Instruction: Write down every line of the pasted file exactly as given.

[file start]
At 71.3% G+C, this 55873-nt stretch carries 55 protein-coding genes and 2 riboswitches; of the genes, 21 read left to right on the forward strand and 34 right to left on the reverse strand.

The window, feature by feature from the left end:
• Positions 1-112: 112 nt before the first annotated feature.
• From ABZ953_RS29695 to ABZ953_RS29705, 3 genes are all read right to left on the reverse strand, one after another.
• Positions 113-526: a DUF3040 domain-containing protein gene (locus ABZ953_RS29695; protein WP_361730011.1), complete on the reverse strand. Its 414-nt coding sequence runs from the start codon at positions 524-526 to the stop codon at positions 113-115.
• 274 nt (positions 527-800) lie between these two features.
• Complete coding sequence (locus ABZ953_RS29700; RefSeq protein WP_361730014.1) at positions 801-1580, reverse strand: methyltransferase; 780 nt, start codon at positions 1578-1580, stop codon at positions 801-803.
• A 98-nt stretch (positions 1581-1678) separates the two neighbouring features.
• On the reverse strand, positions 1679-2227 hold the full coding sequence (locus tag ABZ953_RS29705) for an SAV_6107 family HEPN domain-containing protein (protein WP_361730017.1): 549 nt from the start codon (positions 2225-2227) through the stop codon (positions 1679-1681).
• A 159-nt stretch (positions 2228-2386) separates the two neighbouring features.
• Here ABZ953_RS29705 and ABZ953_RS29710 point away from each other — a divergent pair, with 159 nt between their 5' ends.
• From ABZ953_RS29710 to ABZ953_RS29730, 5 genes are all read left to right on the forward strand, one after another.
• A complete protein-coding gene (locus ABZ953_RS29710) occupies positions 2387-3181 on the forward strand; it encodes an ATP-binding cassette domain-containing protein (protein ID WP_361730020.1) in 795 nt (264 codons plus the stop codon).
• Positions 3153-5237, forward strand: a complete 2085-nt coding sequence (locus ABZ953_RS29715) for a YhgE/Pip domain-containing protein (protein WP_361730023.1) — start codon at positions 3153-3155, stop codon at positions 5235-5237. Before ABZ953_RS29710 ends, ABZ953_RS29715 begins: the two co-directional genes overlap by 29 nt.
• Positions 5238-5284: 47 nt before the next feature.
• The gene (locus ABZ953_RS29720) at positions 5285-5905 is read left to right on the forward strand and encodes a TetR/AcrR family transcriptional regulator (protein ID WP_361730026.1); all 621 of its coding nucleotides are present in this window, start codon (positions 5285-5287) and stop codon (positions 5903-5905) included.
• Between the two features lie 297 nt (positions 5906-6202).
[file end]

At 71.3% G+C, this 55873-nt stretch carries 55 protein-coding genes and 2 riboswitches; of the genes, 21 read left to right on the forward strand and 34 right to left on the reverse strand.

The window, feature by feature from the left end:
• Positions 1-112: 112 nt before the first annotated feature.
• From ABZ953_RS29695 to ABZ953_RS29705, 3 genes are all read right to left on the reverse strand, one after another.
• Positions 113-526: a DUF3040 domain-containing protein gene (locus ABZ953_RS29695; protein WP_361730011.1), complete on the reverse strand. Its 414-nt coding sequence runs from the start codon at positions 524-526 to the stop codon at positions 113-115.
• 274 nt (positions 527-800) lie between these two features.
• Complete coding sequence (locus ABZ953_RS29700; RefSeq protein WP_361730014.1) at positions 801-1580, reverse strand: methyltransferase; 780 nt, start codon at positions 1578-1580, stop codon at positions 801-803.
• A 98-nt stretch (positions 1581-1678) separates the two neighbouring features.
• On the reverse strand, positions 1679-2227 hold the full coding sequence (locus tag ABZ953_RS29705) for an SAV_6107 family HEPN domain-containing protein (protein WP_361730017.1): 549 nt from the start codon (positions 2225-2227) through the stop codon (positions 1679-1681).
• A 159-nt stretch (positions 2228-2386) separates the two neighbouring features.
• Here ABZ953_RS29705 and ABZ953_RS29710 point away from each other — a divergent pair, with 159 nt between their 5' ends.
• From ABZ953_RS29710 to ABZ953_RS29730, 5 genes are all read left to right on the forward strand, one after another.
• A complete protein-coding gene (locus ABZ953_RS29710) occupies positions 2387-3181 on the forward strand; it encodes an ATP-binding cassette domain-containing protein (protein ID WP_361730020.1) in 795 nt (264 codons plus the stop codon).
• Positions 3153-5237, forward strand: a complete 2085-nt coding sequence (locus ABZ953_RS29715) for a YhgE/Pip domain-containing protein (protein WP_361730023.1) — start codon at positions 3153-3155, stop codon at positions 5235-5237. Before ABZ953_RS29710 ends, ABZ953_RS29715 begins: the two co-directional genes overlap by 29 nt.
• Positions 5238-5284: 47 nt before the next feature.
• The gene (locus ABZ953_RS29720) at positions 5285-5905 is read left to right on the forward strand and encodes a TetR/AcrR family transcriptional regulator (protein ID WP_361730026.1); all 621 of its coding nucleotides are present in this window, start codon (positions 5285-5287) and stop codon (positions 5903-5905) included.
• Between the two features lie 297 nt (positions 5906-6202).